Experts deliberate cyber security with growth of Africa’s information economy
Africa is facing several challenges related to the Internet in relation to security risk, intellectual property infringement, and protection of personal data and according to Aida Opoku-Mensah, Director of the ICT, Science and Technology Division (ISTD), “The list is endless.”
Speaking at a workshop on “Legal and regulatory Frameworks for the Knowledge Economy in Africa Monday, she said that as Africa’s information and knowledge economies grow, numerous legal and regulatory challenges are confounding policy makers, legislators and law enforcement bodies. “These are information society challenges that we are facing and we have to grapple with them.” She added.
According to the Information and Communication Service of the Economic Commission for Africa (ECA), the workshop is one in a series of awareness-raising events being held on the sidelines of the 2-5 May Second Session of the Committee on Development Information (CODISTII) at the headquarters of the Economic Commission for Africa – ECA.
Ms. Opoku-Mensah pointed out that with the installation of submarine cables around the continent, the access to the Internet has expanded exponentially in Africa and with increased usage she said, “Combating cyber crime has so far been left to the private sector.”
The ECA has been supporting African countries to adopt e-commerce legislations, with notable successes in Ethiopia and Ghana. The draft legislation of the Government of Ethiopia is under review, expected to go to the House of Peoples Representatives in the near future. Ghana is also finalizing its cyber crime policy. At regional economic community level, a lot of work is going on at SADC and ECOWAS.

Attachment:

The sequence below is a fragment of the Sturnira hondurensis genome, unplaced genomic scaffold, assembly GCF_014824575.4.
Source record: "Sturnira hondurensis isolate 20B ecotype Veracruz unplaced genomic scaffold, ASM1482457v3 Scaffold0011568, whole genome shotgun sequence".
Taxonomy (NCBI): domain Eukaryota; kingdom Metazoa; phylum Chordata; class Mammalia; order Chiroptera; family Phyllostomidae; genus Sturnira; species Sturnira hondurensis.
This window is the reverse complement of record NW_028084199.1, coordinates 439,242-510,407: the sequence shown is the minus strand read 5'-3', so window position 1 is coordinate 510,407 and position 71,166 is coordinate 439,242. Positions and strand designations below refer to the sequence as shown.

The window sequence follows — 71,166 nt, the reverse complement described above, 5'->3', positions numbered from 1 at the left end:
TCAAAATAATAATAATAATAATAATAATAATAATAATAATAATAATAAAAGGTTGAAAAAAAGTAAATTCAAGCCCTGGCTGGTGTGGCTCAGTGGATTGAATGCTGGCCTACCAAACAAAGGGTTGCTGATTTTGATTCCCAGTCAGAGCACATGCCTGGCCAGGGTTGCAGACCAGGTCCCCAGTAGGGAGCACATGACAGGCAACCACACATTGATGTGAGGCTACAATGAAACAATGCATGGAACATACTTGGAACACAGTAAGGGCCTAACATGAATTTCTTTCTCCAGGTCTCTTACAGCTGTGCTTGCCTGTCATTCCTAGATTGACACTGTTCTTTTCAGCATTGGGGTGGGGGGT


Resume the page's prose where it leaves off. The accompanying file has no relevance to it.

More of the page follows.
However, compared to other regions, Africa lags behind most of the world in combating cyber crime.
“Only 6 of the 52 African countries have a national legal framework on cyber crime, compared to 23 of the 44 Asian countries, 36 of the 46 countries in Europe, and 5 of the 12 countries in South America,” said Dr. Mohamed Chawki, a senior judge in Egypt who spoke on best practices and enforcement in cyber security.
Moktar Yedaly, Head of the Telecom and Postal Division of the African Union Commission stressed that the continent needs to be serious about taking measures to ensure cyber safety. He said that 99% of all e-mails worldwide constituted spam. “Most of them come from Africa,” he said.
A number of recommendations were made at the workshop to serve as guidelines for cyber-legislation for e-transactions, cyber-criminality and personal data protection.
The AUC and the ECA were urged to come up with a clearer agenda for the preparation and validation of the convention on cyber legislation in Africa.
Participants also called for harmonization of all cyber legislation projects at member state level and at the level of Regional Economic Communities.
The need for sensitizing, training and involving all stakeholders, including parliamentarians, policy makers, legislators and law enforcement bodies was emphasized.
Yedaly however, expressed concern regarding the pace of ratification of the convention on cyber legislation that is expected to be ratified by 2012.
“My recommendation is to have everything owned and adopted by the stakeholders at the national and regional level, and even at institutional level. That will accelerate the process of ratification,” he said.